The controls for the game are slightly counter-intuitive to me. For example, in certain worlds, the player must adopt new skills that are exclusive to that level and render some abilities useless. This can be more than a little annoying, having to relearn what each button means after hours of tactile conditioning. That said, I’ve yet to find true universality in controller commands among the PS4 platform so I don’t think adaptability is too much to ask.
In the past, when I would hear anything about Kingdom Hearts, it was usually centered on Sora and his keyblade. Beyond that, I didn’t know much. I’d seen the commercials and knew that Disney was somehow involved but, honestly… I thought it was a marketing tool. For some reason, I didn’t believe that Disney characters had a prominent role within the actual game.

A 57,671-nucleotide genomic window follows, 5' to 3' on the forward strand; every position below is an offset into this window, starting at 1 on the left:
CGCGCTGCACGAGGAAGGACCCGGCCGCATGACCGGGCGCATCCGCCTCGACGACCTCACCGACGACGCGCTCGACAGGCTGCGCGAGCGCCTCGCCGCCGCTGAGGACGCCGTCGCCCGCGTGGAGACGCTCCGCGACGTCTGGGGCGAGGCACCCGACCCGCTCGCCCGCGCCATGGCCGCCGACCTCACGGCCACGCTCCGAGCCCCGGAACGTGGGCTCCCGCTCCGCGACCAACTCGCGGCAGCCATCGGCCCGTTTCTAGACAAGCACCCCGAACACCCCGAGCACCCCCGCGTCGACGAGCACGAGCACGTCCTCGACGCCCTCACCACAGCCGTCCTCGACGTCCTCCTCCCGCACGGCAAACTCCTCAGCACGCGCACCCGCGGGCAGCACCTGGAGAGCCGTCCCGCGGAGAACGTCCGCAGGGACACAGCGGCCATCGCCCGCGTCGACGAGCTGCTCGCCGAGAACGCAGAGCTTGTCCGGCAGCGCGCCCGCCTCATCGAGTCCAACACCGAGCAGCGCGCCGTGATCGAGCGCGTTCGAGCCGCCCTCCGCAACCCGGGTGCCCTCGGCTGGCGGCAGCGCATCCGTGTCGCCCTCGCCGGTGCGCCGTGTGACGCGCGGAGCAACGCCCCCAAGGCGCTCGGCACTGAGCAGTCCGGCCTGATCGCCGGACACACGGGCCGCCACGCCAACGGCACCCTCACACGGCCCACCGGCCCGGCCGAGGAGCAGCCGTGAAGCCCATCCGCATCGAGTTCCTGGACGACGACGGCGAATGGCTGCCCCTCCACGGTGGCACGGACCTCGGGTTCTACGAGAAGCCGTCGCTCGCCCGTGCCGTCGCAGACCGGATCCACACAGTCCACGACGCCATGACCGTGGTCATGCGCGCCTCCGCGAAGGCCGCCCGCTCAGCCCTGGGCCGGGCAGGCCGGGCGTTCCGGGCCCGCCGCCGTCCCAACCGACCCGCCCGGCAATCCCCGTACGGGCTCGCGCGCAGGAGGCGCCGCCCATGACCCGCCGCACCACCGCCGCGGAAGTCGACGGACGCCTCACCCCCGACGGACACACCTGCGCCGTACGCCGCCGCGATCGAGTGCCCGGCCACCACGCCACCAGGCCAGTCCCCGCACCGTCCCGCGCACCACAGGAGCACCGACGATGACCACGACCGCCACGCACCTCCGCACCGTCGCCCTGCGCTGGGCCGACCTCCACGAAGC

So, imagine my glee when it became immediately apparent that all of the most beloved characters from Disney were directly involved in nearly every facet of the game. I still get chills and butterflies of excitement when a new Disney character joins the journey. I feel like a kid at Disney World every time and it is so. much. fun.
The main characters Sora, Riku, and Kairi are an extremely likable crew that you will instantly care about from the very start of the game. These young kids start off as innocent dreamers but quickly, their human flaws and complexities become apparent. Sora is a confident, high-spirited romantic who wants to travel the world and see new lands, but retains a naiveté that often runs him into trouble; Riku is an assertive idealist with good intentions and misguided methods; and Kairi is a starry-eyed optimist with high hopes for the future, harboring feelings of doubt and fear that she hides from her friends. All of these traits become integral to the story line and underscore the overriding message of friendship and strength of heart.
THE VOICE ACTORS